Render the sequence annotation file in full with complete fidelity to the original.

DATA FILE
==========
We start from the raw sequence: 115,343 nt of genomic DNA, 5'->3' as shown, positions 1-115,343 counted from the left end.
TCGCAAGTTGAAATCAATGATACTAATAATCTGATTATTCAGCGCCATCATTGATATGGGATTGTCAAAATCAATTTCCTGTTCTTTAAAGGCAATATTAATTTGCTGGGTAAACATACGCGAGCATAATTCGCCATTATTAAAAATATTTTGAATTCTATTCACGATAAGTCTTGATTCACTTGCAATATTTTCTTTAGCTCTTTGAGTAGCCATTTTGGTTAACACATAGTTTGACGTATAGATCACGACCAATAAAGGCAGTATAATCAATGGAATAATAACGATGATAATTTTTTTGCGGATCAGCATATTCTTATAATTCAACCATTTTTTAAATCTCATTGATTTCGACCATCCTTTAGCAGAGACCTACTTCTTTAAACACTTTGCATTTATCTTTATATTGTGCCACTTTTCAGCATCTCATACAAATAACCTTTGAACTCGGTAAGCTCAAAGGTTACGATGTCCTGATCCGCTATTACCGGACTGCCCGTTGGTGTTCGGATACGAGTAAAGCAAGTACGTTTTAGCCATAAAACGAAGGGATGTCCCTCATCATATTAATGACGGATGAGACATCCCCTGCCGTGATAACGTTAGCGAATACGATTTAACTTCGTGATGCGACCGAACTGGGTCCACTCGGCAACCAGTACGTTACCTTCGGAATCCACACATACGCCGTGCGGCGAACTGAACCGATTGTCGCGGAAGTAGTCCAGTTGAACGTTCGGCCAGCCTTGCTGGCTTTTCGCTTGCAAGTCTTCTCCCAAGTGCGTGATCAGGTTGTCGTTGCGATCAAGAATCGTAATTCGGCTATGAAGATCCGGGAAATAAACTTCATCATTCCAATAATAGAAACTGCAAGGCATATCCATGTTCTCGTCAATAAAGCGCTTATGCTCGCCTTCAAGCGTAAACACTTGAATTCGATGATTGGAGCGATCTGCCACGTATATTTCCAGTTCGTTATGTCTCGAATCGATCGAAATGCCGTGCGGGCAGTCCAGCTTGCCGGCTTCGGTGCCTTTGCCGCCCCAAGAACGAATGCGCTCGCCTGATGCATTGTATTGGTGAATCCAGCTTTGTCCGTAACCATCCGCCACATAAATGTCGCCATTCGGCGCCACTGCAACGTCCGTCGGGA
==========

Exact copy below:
We start from the raw sequence: 115,343 nt of genomic DNA, 5'->3' as shown, positions 1-115,343 counted from the left end.
TCGCAAGTTGAAATCAATGATACTAATAATCTGATTATTCAGCGCCATCATTGATATGGGATTGTCAAAATCAATTTCCTGTTCTTTAAAGGCAATATTAATTTGCTGGGTAAACATACGCGAGCATAATTCGCCATTATTAAAAATATTTTGAATTCTATTCACGATAAGTCTTGATTCACTTGCAATATTTTCTTTAGCTCTTTGAGTAGCCATTTTGGTTAACACATAGTTTGACGTATAGATCACGACCAATAAAGGCAGTATAATCAATGGAATAATAACGATGATAATTTTTTTGCGGATCAGCATATTCTTATAATTCAACCATTTTTTAAATCTCATTGATTTCGACCATCCTTTAGCAGAGACCTACTTCTTTAAACACTTTGCATTTATCTTTATATTGTGCCACTTTTCAGCATCTCATACAAATAACCTTTGAACTCGGTAAGCTCAAAGGTTACGATGTCCTGATCCGCTATTACCGGACTGCCCGTTGGTGTTCGGATACGAGTAAAGCAAGTACGTTTTAGCCATAAAACGAAGGGATGTCCCTCATCATATTAATGACGGATGAGACATCCCCTGCCGTGATAACGTTAGCGAATACGATTTAACTTCGTGATGCGACCGAACTGGGTCCACTCGGCAACCAGTACGTTACCTTCGGAATCCACACATACGCCGTGCGGCGAACTGAACCGATTGTCGCGGAAGTAGTCCAGTTGAACGTTCGGCCAGCCTTGCTGGCTTTTCGCTTGCAAGTCTTCTCCCAAGTGCGTGATCAGGTTGTCGTTGCGATCAAGAATCGTAATTCGGCTATGAAGATCCGGGAAATAAACTTCATCATTCCAATAATAGAAACTGCAAGGCATATCCATGTTCTCGTCAATAAAGCGCTTATGCTCGCCTTCAAGCGTAAACACTTGAATTCGATGATTGGAGCGATCTGCCACGTATATTTCCAGTTCGTTATGTCTCGAATCGATCGAAATGCCGTGCGGGCAGTCCAGCTTGCCGGCTTCGGTGCCTTTGCCGCCCCAAGAACGAATGCGCTCGCCTGATGCATTGTATTGGTGAATCCAGCTTTGTCCGTAACCATCCGCCACATAAATGTCGCCATTCGGCGCCACTGCAACGTCCGTCGGGA